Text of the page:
September 2019

 

About TACC   |   Contact

 
 
  TACC Boosts U.S. Science with Largest Academic Supercomputer in the World

Fronter Supercomputer Dedication: (left to right) Tommy Minyard (TACC), Jim Kurose (NSF), Manish Parashar (NSF), Greg Fenves (UT Austin), Fleming Crim (NSF), and Dan Stanzione (TACC)

 
 

TACC Boosts U.S. Science with Largest Academic Supercomputer in the World

This week, TACC launched Frontera, the fastest supercomputer at any university and the 5th most powerful system in the world. Joined by representatives from the National Science Foundation, which funded the system with a $60 million award, and the center's technology partners, TACC and UT Austin inaugurated a new era of academic supercomputing with a resource that will help the nation's top scientists explore science at the largest scale and make the next generation of discoveries.

READ MORE

 
 
     
 
 
  DIY: How to Build a Supercomputer  

DIY: How to Build a Supercomputer

The construction of the Frontera supercomputer involved collaborations with multiple industry partners over the course of several months. Dell EMC delivered fully integrated racks. Mellanox provided the HDR InfiniBand network. Intel provided its 8280 Cascade Lake processors. DataDirect Networks supplied the storage appliances. Green Revolution Cooling, Cooltera, and CoolIT supplied an innovative liquid cooling systems. See a photo gallery of Frontera taking shape.

The Build

 
 
     
 
 
  Raising the Standard for Psychology Research

Psychological graph of all dependent variables (DVs).

 

Raising the Standard for Psychology Research

Researchers from Stanford University, Arizona State University, and Dartmouth College used TACC supercomputers to apply rigorous statistical methods to psychological studies of self-regulation. The work uncovered underlying structures of the mind, a process they call "data-driven ontology discovery." The research was published in Nature Communications.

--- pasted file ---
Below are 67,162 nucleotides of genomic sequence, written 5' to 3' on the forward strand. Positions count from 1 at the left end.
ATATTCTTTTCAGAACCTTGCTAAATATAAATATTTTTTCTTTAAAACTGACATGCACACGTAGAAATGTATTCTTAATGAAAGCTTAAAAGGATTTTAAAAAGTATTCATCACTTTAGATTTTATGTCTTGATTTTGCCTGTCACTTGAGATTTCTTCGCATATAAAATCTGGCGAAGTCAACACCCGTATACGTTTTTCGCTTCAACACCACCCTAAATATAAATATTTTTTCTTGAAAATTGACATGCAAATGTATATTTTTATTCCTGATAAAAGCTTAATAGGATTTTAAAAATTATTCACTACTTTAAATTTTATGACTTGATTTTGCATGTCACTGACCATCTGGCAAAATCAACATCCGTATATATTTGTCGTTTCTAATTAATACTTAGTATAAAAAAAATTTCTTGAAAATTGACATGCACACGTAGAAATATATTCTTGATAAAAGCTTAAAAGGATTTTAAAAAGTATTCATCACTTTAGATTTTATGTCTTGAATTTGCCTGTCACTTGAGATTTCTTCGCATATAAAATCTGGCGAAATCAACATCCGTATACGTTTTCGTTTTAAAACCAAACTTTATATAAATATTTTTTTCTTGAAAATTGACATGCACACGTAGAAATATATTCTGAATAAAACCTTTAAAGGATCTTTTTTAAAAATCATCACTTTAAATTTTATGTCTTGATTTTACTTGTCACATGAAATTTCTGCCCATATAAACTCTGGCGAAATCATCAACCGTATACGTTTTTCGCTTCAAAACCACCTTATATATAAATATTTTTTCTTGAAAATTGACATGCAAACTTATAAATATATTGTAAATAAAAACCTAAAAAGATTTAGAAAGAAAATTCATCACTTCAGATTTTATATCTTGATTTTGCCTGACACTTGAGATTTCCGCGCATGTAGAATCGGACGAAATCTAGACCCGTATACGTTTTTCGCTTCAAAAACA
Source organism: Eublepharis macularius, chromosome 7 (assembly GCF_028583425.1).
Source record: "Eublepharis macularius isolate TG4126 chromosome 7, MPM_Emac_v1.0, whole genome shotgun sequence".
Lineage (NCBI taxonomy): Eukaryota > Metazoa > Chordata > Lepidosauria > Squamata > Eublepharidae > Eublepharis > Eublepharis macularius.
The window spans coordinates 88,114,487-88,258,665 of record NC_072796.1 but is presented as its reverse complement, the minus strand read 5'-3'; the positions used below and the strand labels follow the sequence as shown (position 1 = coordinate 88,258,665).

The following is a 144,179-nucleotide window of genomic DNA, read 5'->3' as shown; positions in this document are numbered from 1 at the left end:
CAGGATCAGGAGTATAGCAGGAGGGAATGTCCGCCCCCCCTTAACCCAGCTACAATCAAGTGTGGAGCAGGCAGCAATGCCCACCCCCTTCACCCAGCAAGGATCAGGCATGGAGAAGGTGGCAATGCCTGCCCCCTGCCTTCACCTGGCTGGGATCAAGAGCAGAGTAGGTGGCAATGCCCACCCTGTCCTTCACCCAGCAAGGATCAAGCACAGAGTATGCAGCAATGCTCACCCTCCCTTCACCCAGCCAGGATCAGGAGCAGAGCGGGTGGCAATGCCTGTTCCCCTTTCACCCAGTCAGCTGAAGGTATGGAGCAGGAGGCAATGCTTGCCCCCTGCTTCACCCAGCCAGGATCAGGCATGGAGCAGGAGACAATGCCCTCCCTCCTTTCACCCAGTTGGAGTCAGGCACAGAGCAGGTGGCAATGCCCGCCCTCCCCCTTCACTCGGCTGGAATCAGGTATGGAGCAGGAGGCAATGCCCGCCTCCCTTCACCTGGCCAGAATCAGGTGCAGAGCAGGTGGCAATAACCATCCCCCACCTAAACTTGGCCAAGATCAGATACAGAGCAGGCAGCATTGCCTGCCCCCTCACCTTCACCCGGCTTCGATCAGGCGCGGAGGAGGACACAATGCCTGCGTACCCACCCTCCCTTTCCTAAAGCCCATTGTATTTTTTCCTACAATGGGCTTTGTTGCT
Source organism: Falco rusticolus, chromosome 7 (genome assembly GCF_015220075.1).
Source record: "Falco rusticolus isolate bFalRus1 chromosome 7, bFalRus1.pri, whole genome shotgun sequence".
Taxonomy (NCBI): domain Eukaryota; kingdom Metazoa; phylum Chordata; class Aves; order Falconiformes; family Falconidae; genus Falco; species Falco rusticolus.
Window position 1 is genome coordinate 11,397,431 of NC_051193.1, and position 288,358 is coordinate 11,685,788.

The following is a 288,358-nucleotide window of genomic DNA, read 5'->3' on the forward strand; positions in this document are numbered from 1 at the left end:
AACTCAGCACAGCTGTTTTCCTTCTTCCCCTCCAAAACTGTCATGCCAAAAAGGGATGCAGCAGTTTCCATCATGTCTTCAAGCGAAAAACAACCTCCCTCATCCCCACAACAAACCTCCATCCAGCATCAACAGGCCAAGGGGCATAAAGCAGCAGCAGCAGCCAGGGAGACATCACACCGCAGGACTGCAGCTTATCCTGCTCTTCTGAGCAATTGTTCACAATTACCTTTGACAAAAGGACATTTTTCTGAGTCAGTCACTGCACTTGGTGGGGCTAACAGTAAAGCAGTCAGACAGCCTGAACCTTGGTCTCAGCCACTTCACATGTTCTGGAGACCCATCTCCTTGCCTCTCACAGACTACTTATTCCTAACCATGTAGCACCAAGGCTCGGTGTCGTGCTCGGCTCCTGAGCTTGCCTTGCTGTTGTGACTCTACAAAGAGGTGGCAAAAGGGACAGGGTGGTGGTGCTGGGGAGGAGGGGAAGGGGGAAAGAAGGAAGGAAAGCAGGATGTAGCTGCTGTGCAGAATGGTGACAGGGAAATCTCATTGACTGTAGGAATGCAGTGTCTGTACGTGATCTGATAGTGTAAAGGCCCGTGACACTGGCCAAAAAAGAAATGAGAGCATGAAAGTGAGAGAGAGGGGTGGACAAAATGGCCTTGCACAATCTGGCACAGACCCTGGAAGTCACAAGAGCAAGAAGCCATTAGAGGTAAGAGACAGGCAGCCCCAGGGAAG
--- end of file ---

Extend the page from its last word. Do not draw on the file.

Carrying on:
Uncover the structures of the mind

 
 
     
 
 
 
Turbulence Meets a Shock

A new theoretical framework was developed and tested using TACC's Stampede2 supercomputer. Credit: Chang-Hsin, Texas A&M University

 

Turbulence Meets a Shock

Researchers from Texas A&M developed a new theoretical framework with a focus on high intensity turbulence to better understand thermodynamic quantities, shock structure, and amplification factors. Using TACC's Stampede2, they ran simulations of shock turbulence interactions at unprecedented levels of realism. Their research could help develop supersonic and hypersonic aircraft, and develop more efficient engine ignition.

Get Shocked

 
 
     
 
 
 
TACC's Research Experience for Teachers

Jessica Marquez (left) and Katrina Van_Houten (right) from Del Valle High School.

 

TACC's Research Experience for Teachers

For the past two months, Jessica Marquez (left) and Katrina Van Houten (right), both math teachers at Del Valle High School, have called TACC home during the Research Experience for Teachers (RET). The project recruits high school teachers to work alongside faculty, researchers, and TACC staff who guide them to develop classroom experiences and teach computer science-based lessons that connect current research in natural hazards engineering to grades K-12.

 
 
     
 
 
  Annual TACCSTER Meeting 2019  

Annual TACCSTER Meeting 2019

Registration is closing soon for the TACC Symposium for Texas Researchers (TACCSTER) meeting this September 26-27. Participate in discussions, learn new skills, and network with other Texas-based computational researchers.

Register Today

 
 
     
 
 
  Welcome Ethan Ho to TACC

Welcome Ethan Ho to TACC!

Ethan Ho has joined the Life Sciences group at TACC as a Collaborative Science Specialist. His research experience includes computational, structural, and biochemical characterization of enzymes. At TACC, he'll promote accessible, reproducible use of advanced computing resources in collaboration with life science researchers.

  TACC Wants to Hear from You!

TACC Wants to Hear from You!

TACC supports researchers, educators, and students across the country. What has TACC helped you achieve? TACC would love to hear about your successes so we can highlight your work in reports, publications, and on social media.

Send your story ideas: communications@tacc.utexas.edu

  Work at TACC!

Work @ TACC

Working at TACC means being part of a dynamic and exciting environment, where talented individuals pursue their interests, engage their imaginations, and work at the forefront of computational research. Working with us also means living in Austin, an exceptional city that thrives on innovation, culture, and creativity.

EXPLORE OPPORTUNITIES

 
 
     
 
 
 

 

Contact | Feedback | Jobs

©2011-2017 Texas Advanced Computing Center
10100 Burnet Road, Austin, TX 78758
The University of Texas at Austin

Unsubscribe